Check with your healthcare team to see what types of movements are appropriate given your personal healing timeline. Most importantly, listen to your body.

As every new parent quickly learns, being prepared for anything is the key to a successful outing. Here are some things to consider bringing to class with you:

  • A yoga mat for the caregiver. This probably goes without saying.
  • A thick baby blanket. Bring a cozy blanket or mat so your baby can lie on floor in front of you.
  • Diapers. Levy jokingly calls her baby yoga classes “poop classes” and warns that due to the digestive benefits of the postures, a diaper change will likely be necessary during or after class.
  • A favorite stroller toy. Some classes incorporate objects for baby eye-tracking activities.
  • Food for baby. Another sign of healthy digestion is hunger. Be prepared to feed your baby during class, and do not be embarrassed if you have to breastfeed. This is exactly the place to do so!
  • A change of clothes for baby. Maybe two!
  • A swaddle cloth and burp cloth. Probably a few!
  • A water bottle for the parent. Hydration is important, especially if you’re breastfeeding.


Don’t forget the diapers! A well-packed diaper bag is essential.

Before moving your baby’s body or even placing your hands on them for massage, Austin recommends taking a moment to connect and ensure the child is ready for such contact.

For example, if the baby is sleeping or crying, it may not be the right time. Similarly, if the baby becomes visibly upset, follow their cues. This is why parent and baby yoga can be so helpful at facilitating the bond between caregiver and baby, as it teaches us to follow their lead.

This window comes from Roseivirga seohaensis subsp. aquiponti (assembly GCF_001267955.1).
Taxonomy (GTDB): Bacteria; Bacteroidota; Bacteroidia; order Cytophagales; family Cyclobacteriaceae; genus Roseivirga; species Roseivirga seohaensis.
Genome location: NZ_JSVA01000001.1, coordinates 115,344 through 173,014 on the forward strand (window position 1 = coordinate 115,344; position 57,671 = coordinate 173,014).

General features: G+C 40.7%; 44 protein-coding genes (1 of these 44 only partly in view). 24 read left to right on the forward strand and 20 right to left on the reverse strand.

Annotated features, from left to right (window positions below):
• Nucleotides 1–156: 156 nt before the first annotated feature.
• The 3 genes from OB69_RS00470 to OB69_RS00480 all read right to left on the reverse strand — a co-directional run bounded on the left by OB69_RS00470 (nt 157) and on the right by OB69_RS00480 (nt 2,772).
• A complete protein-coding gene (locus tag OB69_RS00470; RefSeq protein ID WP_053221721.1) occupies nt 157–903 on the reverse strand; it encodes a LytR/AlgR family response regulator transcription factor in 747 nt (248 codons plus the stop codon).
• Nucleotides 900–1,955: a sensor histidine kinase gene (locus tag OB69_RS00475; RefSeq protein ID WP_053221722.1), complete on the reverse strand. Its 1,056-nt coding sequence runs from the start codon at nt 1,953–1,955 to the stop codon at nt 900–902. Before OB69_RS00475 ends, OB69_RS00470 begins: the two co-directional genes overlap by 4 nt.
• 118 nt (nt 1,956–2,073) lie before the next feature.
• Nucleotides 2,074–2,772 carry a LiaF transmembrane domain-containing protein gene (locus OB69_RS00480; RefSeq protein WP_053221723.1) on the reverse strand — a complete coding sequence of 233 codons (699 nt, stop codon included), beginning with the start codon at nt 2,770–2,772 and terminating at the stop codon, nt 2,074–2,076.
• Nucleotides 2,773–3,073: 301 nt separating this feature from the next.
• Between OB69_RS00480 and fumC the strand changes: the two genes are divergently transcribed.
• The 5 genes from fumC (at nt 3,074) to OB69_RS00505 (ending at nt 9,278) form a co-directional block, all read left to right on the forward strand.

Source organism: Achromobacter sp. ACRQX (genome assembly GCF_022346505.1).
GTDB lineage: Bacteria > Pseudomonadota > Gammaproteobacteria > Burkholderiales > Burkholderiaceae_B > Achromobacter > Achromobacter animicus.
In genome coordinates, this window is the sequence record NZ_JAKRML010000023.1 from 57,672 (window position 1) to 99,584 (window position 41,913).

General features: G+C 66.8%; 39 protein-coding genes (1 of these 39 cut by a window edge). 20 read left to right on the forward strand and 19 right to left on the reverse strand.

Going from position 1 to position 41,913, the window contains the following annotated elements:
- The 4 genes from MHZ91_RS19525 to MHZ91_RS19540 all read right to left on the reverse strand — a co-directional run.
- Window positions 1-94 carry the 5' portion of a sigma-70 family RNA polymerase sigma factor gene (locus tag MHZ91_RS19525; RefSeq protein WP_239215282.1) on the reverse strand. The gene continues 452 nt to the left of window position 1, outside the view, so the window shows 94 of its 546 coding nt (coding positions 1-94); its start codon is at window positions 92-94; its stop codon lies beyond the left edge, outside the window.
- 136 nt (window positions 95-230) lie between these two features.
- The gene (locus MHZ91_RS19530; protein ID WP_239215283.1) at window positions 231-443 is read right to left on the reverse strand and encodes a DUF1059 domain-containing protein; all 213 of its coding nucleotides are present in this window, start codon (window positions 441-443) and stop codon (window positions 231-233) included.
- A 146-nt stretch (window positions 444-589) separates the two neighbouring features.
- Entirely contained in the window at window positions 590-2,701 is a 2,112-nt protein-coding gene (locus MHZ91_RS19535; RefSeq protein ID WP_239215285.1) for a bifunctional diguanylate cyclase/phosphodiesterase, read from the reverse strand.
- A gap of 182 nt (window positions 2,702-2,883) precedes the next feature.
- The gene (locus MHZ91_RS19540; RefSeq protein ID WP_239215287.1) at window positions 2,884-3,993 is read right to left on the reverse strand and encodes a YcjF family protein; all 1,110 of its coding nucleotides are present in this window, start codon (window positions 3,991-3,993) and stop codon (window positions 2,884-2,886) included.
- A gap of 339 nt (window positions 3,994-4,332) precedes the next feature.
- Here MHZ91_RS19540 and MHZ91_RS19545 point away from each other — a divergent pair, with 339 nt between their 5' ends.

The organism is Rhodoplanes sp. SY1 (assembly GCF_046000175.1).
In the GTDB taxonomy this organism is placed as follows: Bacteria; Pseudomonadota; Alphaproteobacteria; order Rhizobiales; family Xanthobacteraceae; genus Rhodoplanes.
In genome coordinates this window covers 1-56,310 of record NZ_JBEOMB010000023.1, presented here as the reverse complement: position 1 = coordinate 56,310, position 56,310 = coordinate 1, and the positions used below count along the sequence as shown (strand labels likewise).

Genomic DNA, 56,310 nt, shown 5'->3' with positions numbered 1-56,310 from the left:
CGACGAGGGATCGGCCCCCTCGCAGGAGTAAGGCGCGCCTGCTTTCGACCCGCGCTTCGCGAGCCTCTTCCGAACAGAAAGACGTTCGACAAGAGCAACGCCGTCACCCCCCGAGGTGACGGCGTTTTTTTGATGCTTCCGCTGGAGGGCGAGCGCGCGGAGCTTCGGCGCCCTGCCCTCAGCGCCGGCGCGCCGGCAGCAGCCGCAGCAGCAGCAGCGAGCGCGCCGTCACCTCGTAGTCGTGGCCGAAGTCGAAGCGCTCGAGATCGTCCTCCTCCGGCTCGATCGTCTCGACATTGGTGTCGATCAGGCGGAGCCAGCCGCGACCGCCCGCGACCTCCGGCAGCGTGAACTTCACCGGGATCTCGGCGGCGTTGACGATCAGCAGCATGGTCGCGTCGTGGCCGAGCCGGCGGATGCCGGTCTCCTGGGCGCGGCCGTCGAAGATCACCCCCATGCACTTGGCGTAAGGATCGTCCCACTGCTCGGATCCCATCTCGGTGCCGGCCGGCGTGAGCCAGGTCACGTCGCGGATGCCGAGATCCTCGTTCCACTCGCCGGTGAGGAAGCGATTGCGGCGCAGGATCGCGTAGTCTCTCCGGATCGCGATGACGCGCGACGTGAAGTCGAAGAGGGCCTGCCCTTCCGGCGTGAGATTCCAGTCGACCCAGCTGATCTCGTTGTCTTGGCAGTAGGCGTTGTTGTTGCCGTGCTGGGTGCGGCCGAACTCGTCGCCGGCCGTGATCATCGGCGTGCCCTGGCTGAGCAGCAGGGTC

Itty-bitty ball

  1. Place your baby on their back.
  2. Draw your baby’s thighs into their chest by bending their knees and pushing lightly on the front of their shins.
  3. Holding their ankles or shins, very lightly extend their legs back out to straight.
  4. Move back and forth for a few rounds, maintaining eye contact and engagement.

Bicycle legs

  1. Place your baby on their back.
  2. Holding your baby’s shins or ankles, start to pedal their thighs toward their chest one knee at a time, bending at their knees like a bicycle. This tends to have immediate results, so don’t be alarmed if your baby passes gas in the process!

Alternating legs and arms

  1. Place your baby on their back.
  2. Holding their right arm with your left hand and their left leg with your right hand, stretch the limbs apart lightly.
  3. Switch sides and repeat.

Songs performed with hand gestures

  1. Place your baby on their back.
  2. Sing a song, such as “The Itsy-Bitsy Spider” or “Twinkle, Twinkle Little Star,” that involves hand motions and observe your baby tracking your hands’ movements.

Parent and baby yoga teachers tend to offer unique takes on which movements to perform, but feel free to get creative. There are also several videos on YouTube that teach different movements.


You can move your baby’s limbs in all directions, as long as you work slowly and stay tuned in to baby. Singing songs that involve hand movements helps improve your baby’s attention.

Yoga can be physically and psychologically beneficial to people of all ages, but classes that involve infants have the added benefit of bonding caregiver and baby.

Some classes are designed for babies who are not yet crawling, while others are focused on crawlers and, later, toddlers. Be sure to the check your studio’s schedule to find the class that is right for both you and your baby.

But remember — at the end of the day, you don’t need the perfect class or all the right yoga gear to do parent and baby yoga. You simply need to be present with your little one.